And if you talk? Humorously enough, Neverwinter's popularity across multiple countries means it's not terribly uncommon to save the world in groups of four people who don't understand a word you're saying. There's a nice "citizen of the world" vibe about its community, sure, and it serves as a nice break from the name-calling and petty arguments you find elsewhere. It's not good, however, for forming the social bonds that games like this thrive on for longevity.

Neverwinter's combat may be fun, but its quests are as bland as they come.
Neverwinter's combat may be fun, but its quests are as bland as they come.

For the MMO connoisseur who's more interested in wrecking his or her fellow players rather than working with them, Neverwinter also has a fun multiplayer component, but its battlegrounds are a mass of imbalances until you get to 50. Reaching the level cap unlocks the dwarven fortress of Gauntlgrym, however, and there's some fun in its 20-versus-20 battles that capture the thrill of sieges while demanding a modicum of strategy.

Most of these options existed before. The succeeding months have brought an identifiable endgame to Neverwinter that adds vitality to the game apart from the tired imperative to level an alt. These are Neverwinter's campaigns, which shuttle you off to familiar locales like Icewind Dale for the promise of sweet loot if you can stomach the unyielding repetition of daily quests. In their favor, most of these manage to escape the tube-like progression of the core zones, opting instead to dole out quests from a central location that sends you to victory among various points of the compass.

Taken together, Neverwinter's design would fall flat in a traditional subscription MMORPG, but it doesn't rank far below Path of Exile in terms of providing so much great content for so little. It also isn't as insistent on robbing you as the bandits who prowl its sewers; indeed, it's quite possible to reach the level cap without any assistance from the cash shop. Neverwinter seems to want to be the type of game that you can drop into with few complications after an absence of a few weeks or months, and it does this well.

The downside of all this is that the items you can buy are a bit on the pricey side, as if to make up for its otherwise liberal model. That's always been the case, but this tendency was most egregiously emphasized when Cryptic recently listed the price for the new Dragonborn race at $75. That borders on farcical; Skyrim sold for less when it launched. And as cool as they look, I'm not sure I could ever shake off the fear of what other players would think about my spending habits as I hulk about with my spiffy tail and scaly skin.

It's hard to hold this against Cryptic, however, since the studio gives away so much for free. Tossing money at Cryptic for lesser purchases, such as accelerators for training minions or finishing crafting tasks, certainly makes life easier, but I accomplished my recent race to 60 with my Hunter Ranger without once spending a penny. I felt a little ashamed, in fact, as though I were pirating.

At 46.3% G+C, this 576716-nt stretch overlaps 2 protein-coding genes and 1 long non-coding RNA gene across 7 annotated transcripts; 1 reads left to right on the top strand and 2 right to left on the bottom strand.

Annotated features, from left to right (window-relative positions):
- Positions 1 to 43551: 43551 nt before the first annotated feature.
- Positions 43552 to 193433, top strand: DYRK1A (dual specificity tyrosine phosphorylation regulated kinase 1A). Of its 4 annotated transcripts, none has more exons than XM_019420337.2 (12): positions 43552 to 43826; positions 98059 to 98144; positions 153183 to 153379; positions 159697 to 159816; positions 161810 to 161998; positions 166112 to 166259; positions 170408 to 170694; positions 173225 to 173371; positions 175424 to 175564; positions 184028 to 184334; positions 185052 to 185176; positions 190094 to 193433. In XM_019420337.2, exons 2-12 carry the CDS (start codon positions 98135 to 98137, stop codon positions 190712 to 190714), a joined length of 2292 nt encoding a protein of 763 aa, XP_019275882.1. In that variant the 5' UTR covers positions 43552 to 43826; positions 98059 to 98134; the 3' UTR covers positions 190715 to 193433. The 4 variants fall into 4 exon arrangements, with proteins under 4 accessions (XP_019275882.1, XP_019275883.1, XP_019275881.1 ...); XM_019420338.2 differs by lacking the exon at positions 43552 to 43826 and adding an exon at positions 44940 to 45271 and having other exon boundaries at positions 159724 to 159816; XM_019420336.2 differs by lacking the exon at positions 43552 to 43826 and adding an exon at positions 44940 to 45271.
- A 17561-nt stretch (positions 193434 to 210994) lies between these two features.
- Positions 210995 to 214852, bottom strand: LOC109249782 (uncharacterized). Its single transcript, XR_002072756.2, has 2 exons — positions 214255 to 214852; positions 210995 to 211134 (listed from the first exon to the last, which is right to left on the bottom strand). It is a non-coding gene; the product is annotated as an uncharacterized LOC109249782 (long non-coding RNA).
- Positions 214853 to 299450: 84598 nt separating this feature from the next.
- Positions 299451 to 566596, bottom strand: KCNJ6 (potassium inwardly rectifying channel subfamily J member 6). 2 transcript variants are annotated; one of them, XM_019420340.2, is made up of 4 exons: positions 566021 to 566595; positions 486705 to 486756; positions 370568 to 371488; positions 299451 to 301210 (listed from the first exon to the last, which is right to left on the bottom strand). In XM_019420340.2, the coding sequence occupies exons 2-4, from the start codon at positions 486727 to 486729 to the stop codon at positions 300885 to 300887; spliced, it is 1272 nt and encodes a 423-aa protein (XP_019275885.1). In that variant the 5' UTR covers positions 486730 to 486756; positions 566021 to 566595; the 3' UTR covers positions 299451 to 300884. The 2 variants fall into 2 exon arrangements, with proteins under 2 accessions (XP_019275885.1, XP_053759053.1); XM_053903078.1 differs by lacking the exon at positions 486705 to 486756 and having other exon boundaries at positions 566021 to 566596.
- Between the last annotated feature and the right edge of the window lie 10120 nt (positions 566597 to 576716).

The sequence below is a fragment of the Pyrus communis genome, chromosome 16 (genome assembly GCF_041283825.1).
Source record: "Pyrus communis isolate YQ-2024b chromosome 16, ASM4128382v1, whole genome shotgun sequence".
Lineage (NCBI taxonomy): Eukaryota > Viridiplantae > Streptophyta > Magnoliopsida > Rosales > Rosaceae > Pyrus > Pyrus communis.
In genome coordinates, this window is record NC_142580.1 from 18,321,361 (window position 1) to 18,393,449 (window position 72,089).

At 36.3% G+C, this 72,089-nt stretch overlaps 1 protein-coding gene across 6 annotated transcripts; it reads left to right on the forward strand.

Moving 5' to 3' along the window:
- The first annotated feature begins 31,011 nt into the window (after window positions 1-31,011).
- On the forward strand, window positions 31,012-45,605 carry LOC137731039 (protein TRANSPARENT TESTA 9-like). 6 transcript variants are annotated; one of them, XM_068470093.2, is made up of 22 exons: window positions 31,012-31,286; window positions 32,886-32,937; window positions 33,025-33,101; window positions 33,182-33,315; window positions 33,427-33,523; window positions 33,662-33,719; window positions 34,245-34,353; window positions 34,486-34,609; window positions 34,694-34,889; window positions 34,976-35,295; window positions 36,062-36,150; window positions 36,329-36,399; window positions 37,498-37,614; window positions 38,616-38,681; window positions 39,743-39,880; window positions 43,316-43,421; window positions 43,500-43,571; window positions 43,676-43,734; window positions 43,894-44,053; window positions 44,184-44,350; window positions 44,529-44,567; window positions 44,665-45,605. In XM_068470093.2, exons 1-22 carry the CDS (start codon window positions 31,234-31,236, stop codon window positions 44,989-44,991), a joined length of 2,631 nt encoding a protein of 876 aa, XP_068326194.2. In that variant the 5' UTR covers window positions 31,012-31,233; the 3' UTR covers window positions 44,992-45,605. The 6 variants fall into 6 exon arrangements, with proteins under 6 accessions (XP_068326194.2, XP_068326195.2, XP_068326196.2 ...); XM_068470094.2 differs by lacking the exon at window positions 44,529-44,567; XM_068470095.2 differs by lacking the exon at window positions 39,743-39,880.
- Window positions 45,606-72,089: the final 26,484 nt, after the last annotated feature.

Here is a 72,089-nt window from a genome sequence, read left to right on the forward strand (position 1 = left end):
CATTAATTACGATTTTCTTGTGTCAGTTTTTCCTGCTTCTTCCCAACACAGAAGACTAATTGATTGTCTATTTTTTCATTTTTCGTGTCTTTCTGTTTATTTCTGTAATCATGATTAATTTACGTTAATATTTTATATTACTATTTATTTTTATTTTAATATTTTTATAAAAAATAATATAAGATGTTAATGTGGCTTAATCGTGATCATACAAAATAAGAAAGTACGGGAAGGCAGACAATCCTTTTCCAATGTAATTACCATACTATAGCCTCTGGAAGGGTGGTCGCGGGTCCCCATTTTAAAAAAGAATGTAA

But that frantic, free run up to the level cap says much about Neverwinter; in spite of its many flaws, it always manages to entertain with its movement-based combat and unrelenting action. Lose yourself in its trance, and it achieves and maintains a level of addictiveness that flags all too soon in other free-to-play MMORPGs like TERA: Rising. In a genre that's increasingly overcrowded, Neverwinter manages to establish itself as a game that's never fully boring, never too eager to rifle your pockets, and, well, never quite fun enough to stick around in for too long.

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    The Good
    Fun combat system
    Foundry missions allow for entertaining player-made adventure
    Most content is free
    The Bad
    Uninspired zone structure
    Foundry quests often more memorable than Cryptic's own work
    7
    Good
    About GameSpot's Reviews
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    About the Author

    Leif Johnson spends much of his free time in MMORPGs, and he has two characters at the level cap in Neverwinter. Yes, they're both dwarves. He writes and plays games on a ranch in South Texas.

    Neverwinter More Info

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  • First Released
    released
    • PC
    • PlayStation 4
    • Xbox One
    Neverwinter is a fantasy-themed Dungeons & Dragons role-playing game from Cryptic Studios that takes place in the Forgotten Realms setting.
    7.2
    Average Rating425 Rating(s)
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    Developed by:
    Cryptic Studios
    Published by:
    Perfect World Entertainment
    Genre(s):
    MMO, Role-Playing
    Theme(s):
    Fantasy
    Not yet assigned a final ESRB rating. Appears only in advertising, marketing and promotional materials related to a game that is expected to carry an ESRB rating, and should be replaced by a game's rating once it has been assigned.
    Rating Pending